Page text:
Colin Rooke: If we get together and we say, “Worst case scenario, we’re talking a couple thousand dollars”, it’s probably not worth planning for. But if we’ve had a talk and we get the relevant parties together, and we determined this could be a significant thing … And when we have a group together we can assign tasks, it’s not entirely on one person’s shoulders. We build it out. Who are we going to gather this information from? Great. Who’s going to build this part of the plan? And when we really dive into it, it’s usually just a lot of people doing a little bit, and then we organize it. It’s not something that you say, “Well, the first hundred hours of the time I devote to working on my business is going to be this incident response plan.” No, because we have it primarily completed.
Colin Rooke: It’s just, it’s often assigning tasks and giving it some high level thinking like, what term would you use if you’ve found yourself in a situation where your breach hit the media? How would you handle it? It’s a discussion. We decided on who that would be, we mark it down, we put down phone numbers, websites, contacts, an idea of costs, and then we, next page. And if you want to contact that firm on your own and dig a little deeper, fine, but at least you’ve done something. And again, now it’s happened to us, and it doesn’t have to be cyber related. There’s a death at a construction site, right in the plan it says, we call this number. And in fact, it’ll say who will call this number.
Paul Martin: With the start of the new year, you’re always advising people that we have the step-by-step plan available. And I think you’ve updated some of those programs for the new year, correct?
Colin Rooke: Yeah, we are constantly working on looking for new resources that are going to help our clients. And we can’t get to everything. Risk is changing all the time. There’s always something new on the horizon. And if you ask those around the office, there’s always dozens of things that are on our wishlist. So we’re always working on collecting those. And lately, we’ve been on this idea of loss control. So depending on the industry you are in, the idea of having regular visits from loss control from an insurance company is not foreign to you. And so we thought, okay, well one, if we build out our own loss control questionnaire, we see the reports, we know what they’re after, we know what looking for, we know the impact of having a poor result. What if we performed our own? What if we went in advance out to our clients and said, “We know what they’re going to ask, let’s work on it today”?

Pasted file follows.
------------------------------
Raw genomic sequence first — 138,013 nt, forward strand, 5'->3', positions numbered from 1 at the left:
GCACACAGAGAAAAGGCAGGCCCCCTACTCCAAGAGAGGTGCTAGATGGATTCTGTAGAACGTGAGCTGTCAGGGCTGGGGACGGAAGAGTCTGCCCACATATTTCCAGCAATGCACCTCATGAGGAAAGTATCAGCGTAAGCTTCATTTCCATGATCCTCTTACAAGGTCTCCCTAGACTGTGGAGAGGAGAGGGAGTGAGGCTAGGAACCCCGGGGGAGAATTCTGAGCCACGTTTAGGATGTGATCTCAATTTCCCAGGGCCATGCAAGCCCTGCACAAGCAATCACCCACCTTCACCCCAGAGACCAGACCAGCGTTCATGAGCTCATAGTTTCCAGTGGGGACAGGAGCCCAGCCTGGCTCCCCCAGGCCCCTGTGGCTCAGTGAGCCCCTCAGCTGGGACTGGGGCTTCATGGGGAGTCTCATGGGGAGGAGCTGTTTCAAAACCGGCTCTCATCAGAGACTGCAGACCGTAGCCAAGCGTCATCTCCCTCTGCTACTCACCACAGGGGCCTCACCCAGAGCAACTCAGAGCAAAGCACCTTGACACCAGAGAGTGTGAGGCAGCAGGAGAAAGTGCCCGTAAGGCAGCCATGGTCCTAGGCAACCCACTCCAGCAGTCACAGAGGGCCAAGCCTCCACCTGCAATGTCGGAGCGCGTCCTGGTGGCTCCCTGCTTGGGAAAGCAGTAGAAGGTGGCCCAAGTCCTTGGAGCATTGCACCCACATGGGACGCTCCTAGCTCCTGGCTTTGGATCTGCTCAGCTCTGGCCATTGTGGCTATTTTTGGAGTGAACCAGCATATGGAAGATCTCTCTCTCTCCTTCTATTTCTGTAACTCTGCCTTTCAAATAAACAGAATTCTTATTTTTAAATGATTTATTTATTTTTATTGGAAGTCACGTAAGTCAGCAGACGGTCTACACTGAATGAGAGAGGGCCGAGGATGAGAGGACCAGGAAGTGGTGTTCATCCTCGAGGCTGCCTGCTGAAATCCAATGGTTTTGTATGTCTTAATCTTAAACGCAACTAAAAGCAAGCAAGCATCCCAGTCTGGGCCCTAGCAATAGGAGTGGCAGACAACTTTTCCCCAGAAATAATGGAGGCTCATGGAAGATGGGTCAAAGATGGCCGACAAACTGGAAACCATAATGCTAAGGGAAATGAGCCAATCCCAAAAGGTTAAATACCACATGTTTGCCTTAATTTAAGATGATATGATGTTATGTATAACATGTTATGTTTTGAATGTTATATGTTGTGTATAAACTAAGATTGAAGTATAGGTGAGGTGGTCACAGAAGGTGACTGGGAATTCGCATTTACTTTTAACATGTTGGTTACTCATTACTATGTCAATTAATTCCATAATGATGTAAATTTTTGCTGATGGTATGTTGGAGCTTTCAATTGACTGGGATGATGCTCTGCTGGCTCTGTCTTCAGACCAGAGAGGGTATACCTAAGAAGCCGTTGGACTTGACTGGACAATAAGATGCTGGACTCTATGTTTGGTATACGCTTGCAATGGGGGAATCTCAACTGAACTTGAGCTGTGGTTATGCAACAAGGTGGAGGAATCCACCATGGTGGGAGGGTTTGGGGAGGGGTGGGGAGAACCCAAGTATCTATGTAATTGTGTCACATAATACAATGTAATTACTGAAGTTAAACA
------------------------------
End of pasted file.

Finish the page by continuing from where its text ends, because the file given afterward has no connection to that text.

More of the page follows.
Paul Martin: I want to pick that up, because that’s an intriguing context. We’ve got to take a little break, but we’ll come back and we’ll pick that up right after this. You’re listening to Colin Rooke, the commercial risk reduction specialist with Butler Byers. This is Risky Business. Back after this.
Paul Martin: Welcome back to Risky Business, commercial insurance with Butler Byers. This is Paul Martin, and joining me Colin Rooke, the commercial risk reduction specialist with Butler Byers. Colin, just before the break, you were saying, you were almost teasing a little bit. You said, “We already know what the insurers, the insurance companies are going to be asking”, and these loss control programs that they are always running. What if they showed up at your office and you’ve already got it written? That’s an intriguing context, that you in advance guess what they’re going to be asking and prepare it so that when they show up, here’s the report card.
Colin Rooke: Yeah, absolutely. When you think about our system and what we do, it’s almost purely around communication, right? Having discussions about risk, communicating those back to our clients so our clients can communicate that back to the staff, and then we communicate with the insurance companies. And so when there’s the idea of loss control, what if we’re already having that talk? What if, when they arrive, you say, “We knew you were coming, we’ve given it some thought, we’re pretty sure we have all the areas that you want to look at, and here’s our report and you’re free to review it”? Or what if, a broker like me, I call you up and I say, “Paul, does May 15th work to have someone spend about a half day walking around the shop?” And what if a month out, we were able to send that loss control expert a detailed report that he or she could review long before they arrive? And at that point, they’re just double checking.
When you think about our system and what we do, it’s almost purely around communication, right? Having discussions about risk, communicating those back to our clients so our clients can communicate that back to the staff, and then we communicate with the insurance companies.
Colin Rooke: In our industry, for the most part, we’ll say, look, unless it’s a known risk, unless it’s a type of risk where you already know it’s not going to go well and the loss control may lead to the insurance company wanting [off risk 00:11:19], so I’ll just say with a caveat, assuming all clients are at least average, the loss control, they’re going to point out some things that need to be addressed. But we always tell our clients that they’re not going to walk around and then in 15 days, they’re going to say, “Now it’s a 40% increase because of what we found.” But it’s not entirely true. They’re not going to do it mid-year, but if loss control finds a lot of what they hope they wouldn’t find, it just comes at renewal. Every underwriter on earth will site and have a copy of any loss control performed.